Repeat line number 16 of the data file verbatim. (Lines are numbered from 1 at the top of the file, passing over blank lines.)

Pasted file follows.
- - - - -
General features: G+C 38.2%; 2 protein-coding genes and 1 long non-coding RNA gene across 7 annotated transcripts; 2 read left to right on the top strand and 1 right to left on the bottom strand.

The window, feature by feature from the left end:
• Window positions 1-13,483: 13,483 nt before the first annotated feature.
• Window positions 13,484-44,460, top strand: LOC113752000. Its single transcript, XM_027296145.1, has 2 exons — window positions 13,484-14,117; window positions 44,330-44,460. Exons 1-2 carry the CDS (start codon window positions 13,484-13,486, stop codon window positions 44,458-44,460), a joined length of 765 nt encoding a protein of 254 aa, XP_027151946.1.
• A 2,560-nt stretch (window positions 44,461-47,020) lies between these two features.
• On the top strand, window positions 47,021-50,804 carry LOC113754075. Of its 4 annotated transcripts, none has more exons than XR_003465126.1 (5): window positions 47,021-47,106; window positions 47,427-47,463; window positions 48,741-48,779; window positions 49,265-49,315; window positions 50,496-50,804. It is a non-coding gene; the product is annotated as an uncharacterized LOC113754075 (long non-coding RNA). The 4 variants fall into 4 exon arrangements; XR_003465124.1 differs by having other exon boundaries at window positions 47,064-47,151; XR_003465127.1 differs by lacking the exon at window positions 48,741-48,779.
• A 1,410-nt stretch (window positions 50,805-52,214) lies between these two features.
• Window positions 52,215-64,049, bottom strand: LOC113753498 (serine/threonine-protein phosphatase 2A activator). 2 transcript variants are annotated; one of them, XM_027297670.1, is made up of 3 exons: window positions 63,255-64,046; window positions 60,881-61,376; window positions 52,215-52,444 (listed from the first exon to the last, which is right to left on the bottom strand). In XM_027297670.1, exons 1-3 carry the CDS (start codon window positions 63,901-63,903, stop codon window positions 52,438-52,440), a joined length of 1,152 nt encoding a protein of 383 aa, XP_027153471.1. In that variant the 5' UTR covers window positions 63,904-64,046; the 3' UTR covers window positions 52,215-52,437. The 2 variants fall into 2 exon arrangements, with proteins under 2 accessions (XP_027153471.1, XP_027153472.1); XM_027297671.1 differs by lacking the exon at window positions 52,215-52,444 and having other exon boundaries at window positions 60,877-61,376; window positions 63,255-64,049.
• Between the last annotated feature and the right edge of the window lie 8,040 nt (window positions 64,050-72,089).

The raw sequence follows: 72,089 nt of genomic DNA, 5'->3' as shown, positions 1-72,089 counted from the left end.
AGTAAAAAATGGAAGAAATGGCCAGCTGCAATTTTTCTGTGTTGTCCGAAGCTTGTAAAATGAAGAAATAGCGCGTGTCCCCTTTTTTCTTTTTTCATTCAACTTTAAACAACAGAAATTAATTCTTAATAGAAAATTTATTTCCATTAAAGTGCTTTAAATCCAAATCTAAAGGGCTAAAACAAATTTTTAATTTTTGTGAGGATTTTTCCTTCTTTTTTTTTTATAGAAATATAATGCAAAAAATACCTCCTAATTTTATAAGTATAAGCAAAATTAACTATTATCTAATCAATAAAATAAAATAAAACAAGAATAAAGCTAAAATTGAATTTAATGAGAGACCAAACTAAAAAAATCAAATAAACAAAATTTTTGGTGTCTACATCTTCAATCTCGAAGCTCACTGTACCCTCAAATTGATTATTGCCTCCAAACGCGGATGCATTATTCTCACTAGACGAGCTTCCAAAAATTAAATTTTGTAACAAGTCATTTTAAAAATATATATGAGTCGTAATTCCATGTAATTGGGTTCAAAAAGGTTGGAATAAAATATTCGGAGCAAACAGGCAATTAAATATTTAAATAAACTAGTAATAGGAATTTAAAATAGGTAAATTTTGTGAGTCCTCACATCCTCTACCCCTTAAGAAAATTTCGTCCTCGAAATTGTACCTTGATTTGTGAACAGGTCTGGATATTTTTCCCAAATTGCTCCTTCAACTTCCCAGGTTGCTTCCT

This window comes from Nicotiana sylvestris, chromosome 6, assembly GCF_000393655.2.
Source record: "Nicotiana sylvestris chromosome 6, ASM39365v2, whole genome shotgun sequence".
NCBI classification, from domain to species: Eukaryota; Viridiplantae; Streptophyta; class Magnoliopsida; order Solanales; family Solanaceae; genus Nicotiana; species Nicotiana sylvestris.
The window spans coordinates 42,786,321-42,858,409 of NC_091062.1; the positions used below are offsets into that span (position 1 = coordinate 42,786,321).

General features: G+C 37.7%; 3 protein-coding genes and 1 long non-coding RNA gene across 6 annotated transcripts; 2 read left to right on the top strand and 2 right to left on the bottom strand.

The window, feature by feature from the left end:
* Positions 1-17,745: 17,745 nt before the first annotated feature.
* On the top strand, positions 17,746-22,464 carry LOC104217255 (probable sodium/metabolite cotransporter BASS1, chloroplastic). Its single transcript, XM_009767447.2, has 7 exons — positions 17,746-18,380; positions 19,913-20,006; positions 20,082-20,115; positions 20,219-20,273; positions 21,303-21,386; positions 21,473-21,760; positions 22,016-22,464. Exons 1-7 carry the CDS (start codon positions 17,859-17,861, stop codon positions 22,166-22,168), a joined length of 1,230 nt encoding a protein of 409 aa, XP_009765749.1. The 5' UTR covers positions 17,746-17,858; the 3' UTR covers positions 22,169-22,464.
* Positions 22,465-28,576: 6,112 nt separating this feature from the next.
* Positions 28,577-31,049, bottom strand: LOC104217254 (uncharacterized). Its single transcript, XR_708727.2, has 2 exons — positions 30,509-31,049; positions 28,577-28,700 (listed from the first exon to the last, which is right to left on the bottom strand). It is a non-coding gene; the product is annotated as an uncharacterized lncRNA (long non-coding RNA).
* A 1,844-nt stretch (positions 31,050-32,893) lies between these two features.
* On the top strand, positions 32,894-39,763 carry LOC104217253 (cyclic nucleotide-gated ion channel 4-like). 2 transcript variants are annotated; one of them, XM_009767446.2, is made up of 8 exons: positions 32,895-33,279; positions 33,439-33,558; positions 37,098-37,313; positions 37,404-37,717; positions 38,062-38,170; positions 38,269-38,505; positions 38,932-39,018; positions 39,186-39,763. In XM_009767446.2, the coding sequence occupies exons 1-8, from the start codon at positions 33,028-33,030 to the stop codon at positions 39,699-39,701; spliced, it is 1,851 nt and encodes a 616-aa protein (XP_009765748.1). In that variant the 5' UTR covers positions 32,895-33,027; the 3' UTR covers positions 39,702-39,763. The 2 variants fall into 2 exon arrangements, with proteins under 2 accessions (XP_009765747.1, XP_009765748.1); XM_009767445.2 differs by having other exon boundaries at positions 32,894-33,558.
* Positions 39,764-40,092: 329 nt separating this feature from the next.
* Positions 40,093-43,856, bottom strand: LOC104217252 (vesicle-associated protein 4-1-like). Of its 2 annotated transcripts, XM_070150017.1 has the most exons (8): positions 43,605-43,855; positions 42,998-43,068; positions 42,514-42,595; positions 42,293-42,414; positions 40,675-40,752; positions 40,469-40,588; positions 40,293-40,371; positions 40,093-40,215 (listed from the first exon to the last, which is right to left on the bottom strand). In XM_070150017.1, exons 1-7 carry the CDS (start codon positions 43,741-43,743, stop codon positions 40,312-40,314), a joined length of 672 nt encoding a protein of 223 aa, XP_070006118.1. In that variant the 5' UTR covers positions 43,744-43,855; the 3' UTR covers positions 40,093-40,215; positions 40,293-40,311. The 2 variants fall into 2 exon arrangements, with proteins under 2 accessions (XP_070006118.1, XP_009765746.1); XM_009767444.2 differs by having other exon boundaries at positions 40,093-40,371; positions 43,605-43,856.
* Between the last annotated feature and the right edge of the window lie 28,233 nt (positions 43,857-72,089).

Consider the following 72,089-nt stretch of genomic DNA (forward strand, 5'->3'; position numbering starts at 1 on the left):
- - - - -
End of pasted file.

General features: G+C 37.7%; 3 protein-coding genes and 1 long non-coding RNA gene across 6 annotated transcripts; 2 read left to right on the top strand and 2 right to left on the bottom strand.